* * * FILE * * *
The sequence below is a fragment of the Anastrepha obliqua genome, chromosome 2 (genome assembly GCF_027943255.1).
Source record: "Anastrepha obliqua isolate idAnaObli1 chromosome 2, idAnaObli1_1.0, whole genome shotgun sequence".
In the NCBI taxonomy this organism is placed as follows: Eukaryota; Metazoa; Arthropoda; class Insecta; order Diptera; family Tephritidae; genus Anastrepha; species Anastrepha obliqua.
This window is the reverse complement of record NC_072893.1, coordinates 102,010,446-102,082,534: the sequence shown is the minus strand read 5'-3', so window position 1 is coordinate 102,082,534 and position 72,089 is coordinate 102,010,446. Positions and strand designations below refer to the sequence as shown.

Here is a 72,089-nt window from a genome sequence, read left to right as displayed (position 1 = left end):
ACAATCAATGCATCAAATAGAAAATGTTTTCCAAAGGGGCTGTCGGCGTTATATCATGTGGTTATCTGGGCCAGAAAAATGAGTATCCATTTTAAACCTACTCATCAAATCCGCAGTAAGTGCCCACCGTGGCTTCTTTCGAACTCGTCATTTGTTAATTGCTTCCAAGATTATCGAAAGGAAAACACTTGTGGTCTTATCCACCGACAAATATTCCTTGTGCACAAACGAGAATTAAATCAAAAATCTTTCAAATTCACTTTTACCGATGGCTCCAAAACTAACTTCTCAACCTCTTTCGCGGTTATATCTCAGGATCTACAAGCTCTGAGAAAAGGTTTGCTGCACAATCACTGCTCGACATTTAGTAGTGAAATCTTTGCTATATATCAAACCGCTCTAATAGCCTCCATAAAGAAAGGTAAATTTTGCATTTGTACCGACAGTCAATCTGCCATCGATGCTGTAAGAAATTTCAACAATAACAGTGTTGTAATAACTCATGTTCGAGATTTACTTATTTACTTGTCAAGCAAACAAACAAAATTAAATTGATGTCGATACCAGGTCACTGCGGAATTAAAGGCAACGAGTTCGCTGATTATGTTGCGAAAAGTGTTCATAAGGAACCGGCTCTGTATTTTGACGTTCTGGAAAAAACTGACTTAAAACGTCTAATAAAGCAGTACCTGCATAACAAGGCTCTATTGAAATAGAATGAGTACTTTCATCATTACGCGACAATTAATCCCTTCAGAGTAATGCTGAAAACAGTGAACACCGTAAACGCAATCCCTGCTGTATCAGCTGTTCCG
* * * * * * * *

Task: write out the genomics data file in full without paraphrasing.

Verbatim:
The sequence below is a fragment of the Anastrepha obliqua genome, chromosome 2 (genome assembly GCF_027943255.1).
Source record: "Anastrepha obliqua isolate idAnaObli1 chromosome 2, idAnaObli1_1.0, whole genome shotgun sequence".
In the NCBI taxonomy this organism is placed as follows: Eukaryota; Metazoa; Arthropoda; class Insecta; order Diptera; family Tephritidae; genus Anastrepha; species Anastrepha obliqua.
This window is the reverse complement of record NC_072893.1, coordinates 102,010,446-102,082,534: the sequence shown is the minus strand read 5'-3', so window position 1 is coordinate 102,082,534 and position 72,089 is coordinate 102,010,446. Positions and strand designations below refer to the sequence as shown.

Here is a 72,089-nt window from a genome sequence, read left to right as displayed (position 1 = left end):
ACAATCAATGCATCAAATAGAAAATGTTTTCCAAAGGGGCTGTCGGCGTTATATCATGTGGTTATCTGGGCCAGAAAAATGAGTATCCATTTTAAACCTACTCATCAAATCCGCAGTAAGTGCCCACCGTGGCTTCTTTCGAACTCGTCATTTGTTAATTGCTTCCAAGATTATCGAAAGGAAAACACTTGTGGTCTTATCCACCGACAAATATTCCTTGTGCACAAACGAGAATTAAATCAAAAATCTTTCAAATTCACTTTTACCGATGGCTCCAAAACTAACTTCTCAACCTCTTTCGCGGTTATATCTCAGGATCTACAAGCTCTGAGAAAAGGTTTGCTGCACAATCACTGCTCGACATTTAGTAGTGAAATCTTTGCTATATATCAAACCGCTCTAATAGCCTCCATAAAGAAAGGTAAATTTTGCATTTGTACCGACAGTCAATCTGCCATCGATGCTGTAAGAAATTTCAACAATAACAGTGTTGTAATAACTCATGTTCGAGATTTACTTATTTACTTGTCAAGCAAACAAACAAAATTAAATTGATGTCGATACCAGGTCACTGCGGAATTAAAGGCAACGAGTTCGCTGATTATGTTGCGAAAAGTGTTCATAAGGAACCGGCTCTGTATTTTGACGTTCTGGAAAAAACTGACTTAAAACGTCTAATAAAGCAGTACCTGCATAACAAGGCTCTATTGAAATAGAATGAGTACTTTCATCATTACGCGACAATTAATCCCTTCAGAGTAATGCTGAAAACAGTGAACACCGTAAACGCAATCCCTGCTGTATCAGCTGTTCCG